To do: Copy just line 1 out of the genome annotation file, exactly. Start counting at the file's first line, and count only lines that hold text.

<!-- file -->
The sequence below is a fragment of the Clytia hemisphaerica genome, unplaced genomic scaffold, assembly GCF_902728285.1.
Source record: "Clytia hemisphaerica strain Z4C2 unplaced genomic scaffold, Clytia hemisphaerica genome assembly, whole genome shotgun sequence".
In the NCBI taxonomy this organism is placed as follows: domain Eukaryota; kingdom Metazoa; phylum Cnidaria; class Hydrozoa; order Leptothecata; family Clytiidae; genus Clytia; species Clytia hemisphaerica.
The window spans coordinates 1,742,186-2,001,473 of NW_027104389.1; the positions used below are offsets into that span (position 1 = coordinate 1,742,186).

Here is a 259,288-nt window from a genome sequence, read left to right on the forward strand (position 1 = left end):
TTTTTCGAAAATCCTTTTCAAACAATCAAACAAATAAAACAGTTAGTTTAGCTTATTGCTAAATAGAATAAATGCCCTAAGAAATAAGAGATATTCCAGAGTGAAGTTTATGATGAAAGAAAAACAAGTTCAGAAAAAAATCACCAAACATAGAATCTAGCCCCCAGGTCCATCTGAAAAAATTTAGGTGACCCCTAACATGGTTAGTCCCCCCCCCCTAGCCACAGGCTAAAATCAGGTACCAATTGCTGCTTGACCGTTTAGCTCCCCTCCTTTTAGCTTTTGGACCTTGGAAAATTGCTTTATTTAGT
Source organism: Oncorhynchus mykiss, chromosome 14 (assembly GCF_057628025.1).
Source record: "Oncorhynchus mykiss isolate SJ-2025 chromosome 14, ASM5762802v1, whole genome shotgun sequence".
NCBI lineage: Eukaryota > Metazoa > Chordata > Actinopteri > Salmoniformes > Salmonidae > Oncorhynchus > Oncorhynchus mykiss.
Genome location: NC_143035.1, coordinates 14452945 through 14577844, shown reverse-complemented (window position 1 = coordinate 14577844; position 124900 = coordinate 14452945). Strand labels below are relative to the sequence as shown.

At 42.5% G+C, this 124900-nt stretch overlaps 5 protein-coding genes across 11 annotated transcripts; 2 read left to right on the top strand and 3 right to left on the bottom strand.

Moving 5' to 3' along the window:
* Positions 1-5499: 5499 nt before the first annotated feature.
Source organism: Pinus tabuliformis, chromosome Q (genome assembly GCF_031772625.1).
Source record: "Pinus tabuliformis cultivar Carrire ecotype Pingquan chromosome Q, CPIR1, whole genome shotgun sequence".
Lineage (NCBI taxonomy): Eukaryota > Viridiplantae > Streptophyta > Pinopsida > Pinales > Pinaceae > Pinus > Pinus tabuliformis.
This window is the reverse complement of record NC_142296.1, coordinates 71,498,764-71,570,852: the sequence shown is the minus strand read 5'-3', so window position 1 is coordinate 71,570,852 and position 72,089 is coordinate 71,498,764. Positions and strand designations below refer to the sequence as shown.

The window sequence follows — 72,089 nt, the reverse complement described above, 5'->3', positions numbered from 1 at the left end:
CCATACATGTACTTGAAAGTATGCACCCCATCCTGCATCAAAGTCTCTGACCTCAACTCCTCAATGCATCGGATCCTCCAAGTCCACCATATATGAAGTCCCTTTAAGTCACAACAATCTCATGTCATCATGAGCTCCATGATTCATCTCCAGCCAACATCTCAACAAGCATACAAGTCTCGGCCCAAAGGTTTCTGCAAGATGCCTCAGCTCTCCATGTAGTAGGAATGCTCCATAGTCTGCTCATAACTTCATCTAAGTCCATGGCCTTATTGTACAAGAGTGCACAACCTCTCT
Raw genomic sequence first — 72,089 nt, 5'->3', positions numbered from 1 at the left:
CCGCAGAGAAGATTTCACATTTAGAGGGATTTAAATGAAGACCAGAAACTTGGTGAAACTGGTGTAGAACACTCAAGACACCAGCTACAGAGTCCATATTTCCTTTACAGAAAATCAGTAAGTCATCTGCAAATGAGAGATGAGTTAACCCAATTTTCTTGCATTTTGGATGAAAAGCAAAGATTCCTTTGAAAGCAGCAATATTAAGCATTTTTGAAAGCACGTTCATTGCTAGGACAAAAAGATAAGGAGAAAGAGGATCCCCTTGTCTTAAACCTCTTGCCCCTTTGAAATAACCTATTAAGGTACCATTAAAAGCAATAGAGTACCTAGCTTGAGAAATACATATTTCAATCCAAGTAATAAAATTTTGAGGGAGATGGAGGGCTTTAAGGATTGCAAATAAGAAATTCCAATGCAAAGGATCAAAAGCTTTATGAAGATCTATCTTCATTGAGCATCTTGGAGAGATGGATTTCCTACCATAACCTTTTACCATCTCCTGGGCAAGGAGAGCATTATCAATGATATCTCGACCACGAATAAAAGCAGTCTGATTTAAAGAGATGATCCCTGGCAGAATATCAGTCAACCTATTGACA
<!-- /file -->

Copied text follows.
The sequence below is a fragment of the Clytia hemisphaerica genome, unplaced genomic scaffold, assembly GCF_902728285.1.